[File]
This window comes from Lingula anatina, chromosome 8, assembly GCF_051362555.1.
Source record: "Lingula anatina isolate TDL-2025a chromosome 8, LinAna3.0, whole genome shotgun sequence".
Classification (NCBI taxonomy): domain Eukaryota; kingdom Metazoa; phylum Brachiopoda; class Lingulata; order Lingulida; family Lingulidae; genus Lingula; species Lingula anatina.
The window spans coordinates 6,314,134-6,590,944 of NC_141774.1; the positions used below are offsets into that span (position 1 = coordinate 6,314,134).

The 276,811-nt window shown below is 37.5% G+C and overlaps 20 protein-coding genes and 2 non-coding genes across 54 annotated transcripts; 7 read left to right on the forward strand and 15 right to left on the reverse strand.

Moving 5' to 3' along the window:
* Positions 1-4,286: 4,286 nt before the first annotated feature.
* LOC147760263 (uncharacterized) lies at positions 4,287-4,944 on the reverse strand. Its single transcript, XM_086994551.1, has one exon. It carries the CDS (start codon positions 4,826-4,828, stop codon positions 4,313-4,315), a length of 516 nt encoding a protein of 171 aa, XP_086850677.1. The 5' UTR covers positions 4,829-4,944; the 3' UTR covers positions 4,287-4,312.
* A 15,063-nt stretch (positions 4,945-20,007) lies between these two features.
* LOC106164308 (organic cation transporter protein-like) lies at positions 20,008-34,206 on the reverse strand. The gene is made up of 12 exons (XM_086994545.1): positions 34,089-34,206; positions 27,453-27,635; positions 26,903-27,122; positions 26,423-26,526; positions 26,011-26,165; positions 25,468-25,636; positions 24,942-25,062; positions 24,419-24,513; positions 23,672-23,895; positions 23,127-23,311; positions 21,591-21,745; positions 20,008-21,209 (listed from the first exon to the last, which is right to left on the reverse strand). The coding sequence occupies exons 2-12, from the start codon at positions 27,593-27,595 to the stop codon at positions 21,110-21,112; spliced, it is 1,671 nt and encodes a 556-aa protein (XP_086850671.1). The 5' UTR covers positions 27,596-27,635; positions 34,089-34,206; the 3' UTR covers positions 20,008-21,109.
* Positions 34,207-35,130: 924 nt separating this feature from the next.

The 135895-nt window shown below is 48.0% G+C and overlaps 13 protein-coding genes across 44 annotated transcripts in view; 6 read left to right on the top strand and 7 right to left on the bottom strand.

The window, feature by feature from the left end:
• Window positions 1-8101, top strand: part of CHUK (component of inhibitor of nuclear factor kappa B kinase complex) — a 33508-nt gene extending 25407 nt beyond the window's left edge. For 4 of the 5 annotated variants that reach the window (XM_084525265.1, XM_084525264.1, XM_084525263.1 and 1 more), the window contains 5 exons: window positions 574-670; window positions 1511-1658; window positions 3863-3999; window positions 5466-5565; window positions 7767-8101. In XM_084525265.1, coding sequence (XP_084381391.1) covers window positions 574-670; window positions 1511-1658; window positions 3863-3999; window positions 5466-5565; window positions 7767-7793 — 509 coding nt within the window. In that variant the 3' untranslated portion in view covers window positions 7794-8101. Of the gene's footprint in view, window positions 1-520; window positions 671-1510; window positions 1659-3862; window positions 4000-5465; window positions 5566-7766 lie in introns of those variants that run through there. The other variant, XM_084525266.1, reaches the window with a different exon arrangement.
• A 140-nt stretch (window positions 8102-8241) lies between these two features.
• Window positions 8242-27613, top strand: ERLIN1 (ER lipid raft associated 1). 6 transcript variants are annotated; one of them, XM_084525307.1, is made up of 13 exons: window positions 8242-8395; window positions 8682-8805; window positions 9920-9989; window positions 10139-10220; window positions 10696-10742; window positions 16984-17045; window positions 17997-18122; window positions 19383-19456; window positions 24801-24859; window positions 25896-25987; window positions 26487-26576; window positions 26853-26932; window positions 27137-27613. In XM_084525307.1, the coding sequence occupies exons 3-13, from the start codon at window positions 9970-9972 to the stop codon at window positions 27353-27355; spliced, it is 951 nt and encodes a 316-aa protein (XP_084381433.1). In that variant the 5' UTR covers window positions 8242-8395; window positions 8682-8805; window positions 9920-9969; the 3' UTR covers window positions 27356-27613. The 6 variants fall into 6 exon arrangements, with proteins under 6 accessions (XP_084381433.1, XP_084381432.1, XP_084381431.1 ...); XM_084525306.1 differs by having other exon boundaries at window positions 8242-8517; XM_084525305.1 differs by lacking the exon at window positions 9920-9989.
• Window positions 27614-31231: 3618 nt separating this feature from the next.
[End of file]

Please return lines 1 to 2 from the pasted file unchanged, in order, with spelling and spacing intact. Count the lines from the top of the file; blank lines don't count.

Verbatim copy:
This window comes from Lingula anatina, chromosome 8, assembly GCF_051362555.1.
Source record: "Lingula anatina isolate TDL-2025a chromosome 8, LinAna3.0, whole genome shotgun sequence".